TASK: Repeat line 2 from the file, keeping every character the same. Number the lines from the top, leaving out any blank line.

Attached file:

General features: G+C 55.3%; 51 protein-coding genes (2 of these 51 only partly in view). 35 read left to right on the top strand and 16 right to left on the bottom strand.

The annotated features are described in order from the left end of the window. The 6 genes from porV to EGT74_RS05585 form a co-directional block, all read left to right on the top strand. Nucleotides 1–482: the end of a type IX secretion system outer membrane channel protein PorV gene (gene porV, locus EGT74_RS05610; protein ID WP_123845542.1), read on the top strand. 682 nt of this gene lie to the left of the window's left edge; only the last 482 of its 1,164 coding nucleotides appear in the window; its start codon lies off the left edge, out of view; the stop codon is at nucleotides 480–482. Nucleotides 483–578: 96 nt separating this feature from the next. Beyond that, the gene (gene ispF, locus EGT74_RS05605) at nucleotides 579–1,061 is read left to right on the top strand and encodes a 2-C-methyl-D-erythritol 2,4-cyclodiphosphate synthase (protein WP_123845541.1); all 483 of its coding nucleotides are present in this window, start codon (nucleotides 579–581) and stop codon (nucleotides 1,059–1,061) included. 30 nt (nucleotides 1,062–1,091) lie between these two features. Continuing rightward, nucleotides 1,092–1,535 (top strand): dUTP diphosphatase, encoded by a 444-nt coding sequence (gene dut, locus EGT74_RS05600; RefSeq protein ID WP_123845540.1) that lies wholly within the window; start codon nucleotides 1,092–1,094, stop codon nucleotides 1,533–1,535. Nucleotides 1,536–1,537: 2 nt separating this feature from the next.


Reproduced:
The annotated features are described in order from the left end of the window. The 6 genes from porV to EGT74_RS05585 form a co-directional block, all read left to right on the top strand. Nucleotides 1–482: the end of a type IX secretion system outer membrane channel protein PorV gene (gene porV, locus EGT74_RS05610; protein ID WP_123845542.1), read on the top strand. 682 nt of this gene lie to the left of the window's left edge; only the last 482 of its 1,164 coding nucleotides appear in the window; its start codon lies off the left edge, out of view; the stop codon is at nucleotides 480–482. Nucleotides 483–578: 96 nt separating this feature from the next. Beyond that, the gene (gene ispF, locus EGT74_RS05605) at nucleotides 579–1,061 is read left to right on the top strand and encodes a 2-C-methyl-D-erythritol 2,4-cyclodiphosphate synthase (protein WP_123845541.1); all 483 of its coding nucleotides are present in this window, start codon (nucleotides 579–581) and stop codon (nucleotides 1,059–1,061) included. 30 nt (nucleotides 1,062–1,091) lie between these two features. Continuing rightward, nucleotides 1,092–1,535 (top strand): dUTP diphosphatase, encoded by a 444-nt coding sequence (gene dut, locus EGT74_RS05600; RefSeq protein ID WP_123845540.1) that lies wholly within the window; start codon nucleotides 1,092–1,094, stop codon nucleotides 1,533–1,535. Nucleotides 1,536–1,537: 2 nt separating this feature from the next.